Friday, April 29, 2011
Graduate Students Receive Astrid and Bruce McWilliams Fellowships
Graduate students Colin DeGraf and Wenwen Li have been awarded Astrid and Bruce McWilliams Fellowships in the Mellon College of Science in recognition of their outstanding creativity, dedication and commitment to carrying out leading-edge research.
Colin DeGraf, a fourth year Ph.D. student in the Department of Physics, is analyzing large-scale cosmological simulations to better understand how black holes grow and evolve with galaxies in the early Universe. Much of DeGraf's work involves analyzing quasars, very bright objects powered by galaxies' supermassive black holes. Using the McWilliams Center for Cosmology's cosmological simulations, DeGraf showed that the complex evolution of the quasar luminosity function, a statistic that describes the number density of black holes as a function of their luminosity, is ultimately related to how quasars are ignited by galaxy mergers and collisions. DeGraf also used the simulations to predict the clustering of quasars, finding another link between black holes and galaxy mergers.
"Colin presented this work at a major conference and received a signiﬁcant number of inquiries from both theorists and observers who found his results interesting, new and intriguing to the point that they are planning to test some of the predictions with upcoming observations," said Tiziana Di Matteo, associate professor of physics and DeGraf's research advisor.
Additionally, inspired by the massive quantity of data generated from the cosmological simulations he analyzes, DeGraf began collaborating with CMU's Computer Science Department to build an efficient, queryable database that makes the simulation data vastly easier and faster to access.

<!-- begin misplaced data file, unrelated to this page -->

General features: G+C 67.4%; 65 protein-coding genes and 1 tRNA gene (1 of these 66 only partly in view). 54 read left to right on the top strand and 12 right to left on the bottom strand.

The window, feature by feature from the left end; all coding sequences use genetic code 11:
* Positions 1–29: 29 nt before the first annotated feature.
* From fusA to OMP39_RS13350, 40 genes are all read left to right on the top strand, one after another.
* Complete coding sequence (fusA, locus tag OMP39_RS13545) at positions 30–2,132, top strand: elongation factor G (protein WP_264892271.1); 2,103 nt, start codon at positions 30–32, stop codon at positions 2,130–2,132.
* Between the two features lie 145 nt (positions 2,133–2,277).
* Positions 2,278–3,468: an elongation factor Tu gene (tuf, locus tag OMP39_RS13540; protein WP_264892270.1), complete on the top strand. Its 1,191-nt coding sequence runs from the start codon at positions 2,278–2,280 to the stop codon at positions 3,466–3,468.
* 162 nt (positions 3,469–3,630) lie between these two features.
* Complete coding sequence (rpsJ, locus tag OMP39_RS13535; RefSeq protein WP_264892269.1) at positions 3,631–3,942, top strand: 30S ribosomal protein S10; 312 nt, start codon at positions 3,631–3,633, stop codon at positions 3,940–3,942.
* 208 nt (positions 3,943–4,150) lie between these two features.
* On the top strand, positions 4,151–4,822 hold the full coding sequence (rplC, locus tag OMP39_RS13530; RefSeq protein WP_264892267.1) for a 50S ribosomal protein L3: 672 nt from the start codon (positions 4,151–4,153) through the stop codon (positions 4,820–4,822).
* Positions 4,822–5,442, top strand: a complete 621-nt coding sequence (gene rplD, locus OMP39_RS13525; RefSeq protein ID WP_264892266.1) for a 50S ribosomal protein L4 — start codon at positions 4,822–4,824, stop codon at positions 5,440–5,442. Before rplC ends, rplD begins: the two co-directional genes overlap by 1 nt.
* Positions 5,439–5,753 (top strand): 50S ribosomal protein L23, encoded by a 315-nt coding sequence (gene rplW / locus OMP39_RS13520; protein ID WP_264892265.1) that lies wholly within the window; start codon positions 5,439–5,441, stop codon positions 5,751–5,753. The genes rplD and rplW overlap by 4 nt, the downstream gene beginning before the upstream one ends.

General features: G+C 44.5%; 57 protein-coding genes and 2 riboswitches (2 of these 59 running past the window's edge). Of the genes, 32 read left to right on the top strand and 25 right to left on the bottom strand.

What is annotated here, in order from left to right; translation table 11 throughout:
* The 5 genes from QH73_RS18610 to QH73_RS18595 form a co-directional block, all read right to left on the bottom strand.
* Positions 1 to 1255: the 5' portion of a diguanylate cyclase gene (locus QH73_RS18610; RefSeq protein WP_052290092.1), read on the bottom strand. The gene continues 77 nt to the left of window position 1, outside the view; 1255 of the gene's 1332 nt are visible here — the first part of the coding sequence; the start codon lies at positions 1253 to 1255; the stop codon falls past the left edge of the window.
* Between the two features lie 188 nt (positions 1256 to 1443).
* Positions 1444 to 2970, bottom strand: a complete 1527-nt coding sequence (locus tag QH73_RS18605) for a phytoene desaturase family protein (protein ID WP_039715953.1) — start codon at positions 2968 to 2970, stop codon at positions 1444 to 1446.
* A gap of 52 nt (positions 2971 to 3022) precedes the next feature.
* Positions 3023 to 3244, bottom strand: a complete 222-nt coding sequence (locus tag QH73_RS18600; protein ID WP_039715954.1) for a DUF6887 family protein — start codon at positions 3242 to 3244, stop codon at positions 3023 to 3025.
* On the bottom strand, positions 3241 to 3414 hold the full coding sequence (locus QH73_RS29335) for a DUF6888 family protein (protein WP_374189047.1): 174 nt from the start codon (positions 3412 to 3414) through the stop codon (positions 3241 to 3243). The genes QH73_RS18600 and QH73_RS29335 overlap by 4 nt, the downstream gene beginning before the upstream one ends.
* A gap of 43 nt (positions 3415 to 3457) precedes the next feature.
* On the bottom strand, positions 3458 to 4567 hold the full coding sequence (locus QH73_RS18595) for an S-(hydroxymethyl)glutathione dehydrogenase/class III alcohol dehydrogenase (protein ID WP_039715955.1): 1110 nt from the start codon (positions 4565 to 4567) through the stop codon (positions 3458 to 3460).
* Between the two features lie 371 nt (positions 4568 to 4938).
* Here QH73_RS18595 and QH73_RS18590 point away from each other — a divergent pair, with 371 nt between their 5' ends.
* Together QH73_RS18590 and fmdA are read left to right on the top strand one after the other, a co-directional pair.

Wenwen Li, a fourth year Ph.D. student in the Department of Chemistry, creates a variety of functional nano-scale materials using atom transfer radical polymerization (ATRP), a widely used method of creating industrial plastics. For the past three years, Li has focused on designing, synthesizing and characterizing reactive surfactants for ATRP in environmentally-friendly aqueous disperse media. Recently she used her new concept of "dual reactive surfactant" to synthesize nanocapsules- polymer shells that encase empty interiors. Li's nanocapsules can be used to hold and protect substances, such as drugs, until they reach their target, at which point the nanocapsule degrades to release its cargo. Li was selected to present this work at the American Chemical Society's Excellence in Graduate Polymer Research Symposium, which provides recognition to outstanding graduate students in polymer science and engineering. Currently, Li is working on preparing polymer nanoparticles and porous materials for carbon dioxide capture and release, as well as a super-soft elastomer that potentially can be used for specialty adhesives, molded flexible parts and biomedical applications.
"I not only can define Wenwen as a unique chemist but also as a macromolecular engineer who cleverly designs nanostructured materials, carries out precise synthesis, performs detailed characterization and also thinks about potential applications," said Krzysztof Matyjaszewski, the J.C. Warner Professor of Natural Sciences, and Li's research advisor. "Industrial partners are very excited about her research and often ask her for advice on how to prepare nanostructured functional materials."
The Astrid and Bruce McWilliams Fellowship in the Mellon College of Science was established in 2007 by alumnus Bruce McWilliams, president and CEO of SuVolta and a Carnegie Mellon University trustee; and his wife, Astrid McWilliams, to support graduate students conducting leading-edge research in emerging fields such as nanotechnology, biophysics and cosmology. It provides tuition, stipend and fees for up to one year of graduate study, as well as $1000 for conference travel or other research expenses.